4 to 6
In this version of carbonara, I prefer bacon over the more traditional guanciale or pancetta because I think the smoky bacon goes better with the brussels sprouts. It’s also usually a little easier to find bacon in North American grocery stores, of course. But use whatever you prefer or have around.
Depending on where you are in the country or the world, this meal will run you between $9.50 and $11. —Leanne Brown
- Test Kitchen-Approved
1 1/2 pounds
brussels sprouts, stemmed and quartered
salt, and more to taste
1 1/2 cups
Pecorino Romano or Parmesan cheese, grated and divided
black pepper, to taste
Set the oven to 400° F.
Place a large pot of salted water on high heat to boil for cooking the pasta.
On a sheet pan, spread out the brussels sprouts. Drizzle olive oil and salt all over, then mix with clean hands to coat the brussels sprouts in the oil and salt evenly. Spread them out on the pan so every sprout is touching the pan. Roast for 15 minutes (be sure to continue with the rest of the recipe while the sprouts roast!) or until browned and tender (that is, a fork easily pierces through each piece). Some of the leaves may blacken, and those crispy leaves are delicious!
While the brussels sprouts roast, cook the spaghetti in the boiling water until al dente. This is usually about a minute less than the package suggests—or go with the shorter cooking time if it suggests a range like 10 to 12 minutes.
In a bowl, whisk the eggs and 1 cup of grated Pecorino Romano with a few cracks of fresh black pepper. Set aside.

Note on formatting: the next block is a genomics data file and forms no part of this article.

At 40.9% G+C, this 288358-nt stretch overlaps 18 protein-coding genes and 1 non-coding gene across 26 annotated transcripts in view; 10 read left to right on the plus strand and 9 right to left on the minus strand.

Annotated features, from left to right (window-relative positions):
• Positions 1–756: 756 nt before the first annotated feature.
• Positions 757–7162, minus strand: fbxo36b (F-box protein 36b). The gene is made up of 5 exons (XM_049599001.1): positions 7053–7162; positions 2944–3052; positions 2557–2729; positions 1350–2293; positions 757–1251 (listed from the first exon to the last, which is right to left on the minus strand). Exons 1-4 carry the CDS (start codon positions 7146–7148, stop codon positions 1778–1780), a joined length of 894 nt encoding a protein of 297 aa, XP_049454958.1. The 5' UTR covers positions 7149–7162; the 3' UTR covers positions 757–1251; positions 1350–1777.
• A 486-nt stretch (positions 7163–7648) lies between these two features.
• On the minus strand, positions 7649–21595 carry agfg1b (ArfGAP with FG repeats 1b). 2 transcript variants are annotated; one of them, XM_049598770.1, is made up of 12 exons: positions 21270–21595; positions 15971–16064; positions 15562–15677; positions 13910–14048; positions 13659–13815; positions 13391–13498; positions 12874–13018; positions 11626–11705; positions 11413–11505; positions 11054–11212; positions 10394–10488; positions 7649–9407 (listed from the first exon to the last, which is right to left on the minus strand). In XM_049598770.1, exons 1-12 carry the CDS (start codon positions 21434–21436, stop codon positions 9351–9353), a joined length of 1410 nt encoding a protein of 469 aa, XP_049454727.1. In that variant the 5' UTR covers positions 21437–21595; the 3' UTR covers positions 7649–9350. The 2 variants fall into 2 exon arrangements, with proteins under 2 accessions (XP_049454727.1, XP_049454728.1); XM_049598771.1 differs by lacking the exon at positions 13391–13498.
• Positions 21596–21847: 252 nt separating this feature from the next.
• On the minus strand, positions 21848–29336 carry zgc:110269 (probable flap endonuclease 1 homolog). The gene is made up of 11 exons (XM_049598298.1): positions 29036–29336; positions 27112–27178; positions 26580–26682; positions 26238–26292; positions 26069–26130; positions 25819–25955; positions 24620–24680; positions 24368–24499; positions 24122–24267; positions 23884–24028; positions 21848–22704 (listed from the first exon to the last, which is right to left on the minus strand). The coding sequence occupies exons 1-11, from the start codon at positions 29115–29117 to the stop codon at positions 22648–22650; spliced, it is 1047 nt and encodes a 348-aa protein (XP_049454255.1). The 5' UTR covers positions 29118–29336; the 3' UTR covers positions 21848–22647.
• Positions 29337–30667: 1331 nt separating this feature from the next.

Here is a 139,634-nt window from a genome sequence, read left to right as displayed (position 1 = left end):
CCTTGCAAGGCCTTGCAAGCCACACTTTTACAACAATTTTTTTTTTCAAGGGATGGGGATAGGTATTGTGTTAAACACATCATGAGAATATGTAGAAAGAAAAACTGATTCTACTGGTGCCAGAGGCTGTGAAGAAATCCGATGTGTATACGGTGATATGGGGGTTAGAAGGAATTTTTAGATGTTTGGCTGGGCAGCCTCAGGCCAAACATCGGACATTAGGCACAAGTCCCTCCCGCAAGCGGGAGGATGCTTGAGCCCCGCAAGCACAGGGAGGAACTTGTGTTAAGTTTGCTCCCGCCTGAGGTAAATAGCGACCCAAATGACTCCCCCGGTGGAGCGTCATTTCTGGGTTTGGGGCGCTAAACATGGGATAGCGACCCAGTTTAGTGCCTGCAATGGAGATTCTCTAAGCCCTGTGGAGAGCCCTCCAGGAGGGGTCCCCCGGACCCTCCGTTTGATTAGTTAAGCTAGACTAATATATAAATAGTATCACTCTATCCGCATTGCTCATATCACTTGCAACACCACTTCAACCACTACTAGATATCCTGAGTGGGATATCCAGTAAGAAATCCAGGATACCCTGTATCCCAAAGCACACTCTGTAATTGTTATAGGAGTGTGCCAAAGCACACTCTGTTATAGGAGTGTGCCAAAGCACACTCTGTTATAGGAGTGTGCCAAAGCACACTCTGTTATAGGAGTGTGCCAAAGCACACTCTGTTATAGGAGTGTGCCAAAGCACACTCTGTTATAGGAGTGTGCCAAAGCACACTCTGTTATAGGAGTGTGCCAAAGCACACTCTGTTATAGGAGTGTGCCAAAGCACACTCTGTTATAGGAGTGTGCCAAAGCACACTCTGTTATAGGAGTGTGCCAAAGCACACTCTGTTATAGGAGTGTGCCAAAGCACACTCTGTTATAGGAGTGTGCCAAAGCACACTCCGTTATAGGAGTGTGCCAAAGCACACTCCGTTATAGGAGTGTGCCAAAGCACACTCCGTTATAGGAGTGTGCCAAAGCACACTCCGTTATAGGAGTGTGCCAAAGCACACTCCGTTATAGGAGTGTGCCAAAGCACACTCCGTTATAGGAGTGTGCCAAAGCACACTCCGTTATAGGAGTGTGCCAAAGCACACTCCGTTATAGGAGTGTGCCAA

Using kitchen scissors, cut the bacon into small pieces. Sauté the bacon over medium heat until the fat has rendered and it is nice and crispy. Turn off the heat.
Once the pasta is cooked, ladle out a cup of the pasta water and set aside. Drain the spaghetti and add it to the bacon pan along with your brussels sprouts. Using tongs, toss it all together to coat.
Whisk 1/2 cup of pasta water into the egg mixture a bit at a time, going slowly so the hot water doesn’t scramble the eggs. Once the pasta, bacon, brussels sprouts mixture has been off the heat for at least a minute, add the egg mixture to it and toss and stir vigorously to coat the noodles in creamy sauce. Keep mixing for at least a minute. If it is a bit too thick you can add more pasta water to thin it out. If some of your egg begins to scramble, don’t panic, simply keep stirring. Even a little scrambled the dish is still delicious!
Once the pasta is coated in creamy sauce, sprinkle the additional Romano over the top with more black pepper to taste. Serve hot!
Photo by James Ransom Serves 4 to 6 Author Notes In this version of carbonara, I prefer bacon over the more traditional guanciale or pancetta because I think the smoky bacon goes better with the brussels sprouts. It’s also usually a little easier to find bacon in North American grocery stores, of course. But use